Laramie Wyoming

What a crazy place I live in.
No, not that way crazy, but a crazy name.

Laramie, named after a French-Canadian trapper, Jacques LaRamie. He came to Wyoming Territory to trap no earlier than 1816 and was killed by the Arapaho in the winter of either 1818 or 1819. According to Jim Bridger who came to the area a few years later LaRamie was well liked and respected as an honest trader by Indians of the area.

So why was he killed? No one knows but likely for whatever possessions he had with him at the time. And no one can say with absolute certainty that it was Arapaho who killed him, although most stories back up this belief.
Today the city of Laramie is named after him along with: Laramie Peak, the Laramie Plains, and the Laramie Range of the Rockies, Laramie County (Home of Cheyenne, Wyoming’s state capital), the Laramie River, the Little Laramie River, and maybe others I cannot think of right now.

So what did he do that warranted naming more things after him than any other person except James Bridger? No one knows, but Laramie City was a true wild and wooly Wild West town in the late 1860s when the railroad first came to town. Jacques LaRamie, a true symbol of the times long past seemed to be a fitting name for an area changing so rapidly.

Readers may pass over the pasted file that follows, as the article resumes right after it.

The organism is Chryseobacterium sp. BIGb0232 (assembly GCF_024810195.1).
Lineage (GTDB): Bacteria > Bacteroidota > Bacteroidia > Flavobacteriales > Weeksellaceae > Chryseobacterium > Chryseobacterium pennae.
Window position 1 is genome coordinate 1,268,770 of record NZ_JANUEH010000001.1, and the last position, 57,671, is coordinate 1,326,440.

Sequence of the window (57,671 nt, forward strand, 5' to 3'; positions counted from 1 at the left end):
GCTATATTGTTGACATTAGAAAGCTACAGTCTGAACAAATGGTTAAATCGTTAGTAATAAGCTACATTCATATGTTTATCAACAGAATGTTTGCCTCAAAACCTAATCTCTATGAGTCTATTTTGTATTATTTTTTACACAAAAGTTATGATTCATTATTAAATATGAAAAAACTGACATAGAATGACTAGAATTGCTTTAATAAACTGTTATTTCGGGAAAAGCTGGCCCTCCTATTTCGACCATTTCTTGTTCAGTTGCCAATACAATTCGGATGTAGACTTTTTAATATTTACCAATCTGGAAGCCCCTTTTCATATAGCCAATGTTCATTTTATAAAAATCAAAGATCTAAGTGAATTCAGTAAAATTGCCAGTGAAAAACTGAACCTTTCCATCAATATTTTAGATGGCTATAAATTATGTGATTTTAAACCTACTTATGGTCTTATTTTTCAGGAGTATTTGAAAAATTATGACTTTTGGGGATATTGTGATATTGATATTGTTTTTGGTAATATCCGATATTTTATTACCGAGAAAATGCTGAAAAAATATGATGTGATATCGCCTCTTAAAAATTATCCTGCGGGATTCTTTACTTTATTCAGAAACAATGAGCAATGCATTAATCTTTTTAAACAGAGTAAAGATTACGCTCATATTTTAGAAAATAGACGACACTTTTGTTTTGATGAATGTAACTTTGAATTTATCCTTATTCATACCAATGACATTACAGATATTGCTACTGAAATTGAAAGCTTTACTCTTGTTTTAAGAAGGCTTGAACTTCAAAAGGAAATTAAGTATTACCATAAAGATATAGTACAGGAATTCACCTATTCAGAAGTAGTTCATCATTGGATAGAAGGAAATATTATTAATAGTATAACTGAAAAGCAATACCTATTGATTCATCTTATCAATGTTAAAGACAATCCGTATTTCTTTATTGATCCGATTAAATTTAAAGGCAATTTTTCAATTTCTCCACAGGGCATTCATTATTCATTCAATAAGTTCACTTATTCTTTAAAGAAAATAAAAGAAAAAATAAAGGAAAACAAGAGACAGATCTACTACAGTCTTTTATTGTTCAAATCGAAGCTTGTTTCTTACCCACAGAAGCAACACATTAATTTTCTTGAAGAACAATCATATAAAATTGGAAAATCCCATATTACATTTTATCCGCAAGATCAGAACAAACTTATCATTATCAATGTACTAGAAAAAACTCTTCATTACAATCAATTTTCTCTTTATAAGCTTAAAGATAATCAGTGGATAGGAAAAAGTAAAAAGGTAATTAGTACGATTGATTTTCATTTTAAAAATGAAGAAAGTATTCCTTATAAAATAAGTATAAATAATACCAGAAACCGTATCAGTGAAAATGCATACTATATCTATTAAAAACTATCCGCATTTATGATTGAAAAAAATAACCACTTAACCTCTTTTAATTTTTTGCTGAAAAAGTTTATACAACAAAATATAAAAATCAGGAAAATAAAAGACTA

LaRamie was a pioneer, trapper, explorer and trader in this area and we don’t even know his real name. There were many Jacques with French last names during this time in history so somewhere along the way historians assigned him Jacques as his first name. LaRamie may have been one of many trappers who went by only one simple name (and to think people today think, Elvis and Cher came up with this idea). Not sure why historians thought he needed anything other than just LaRamie.

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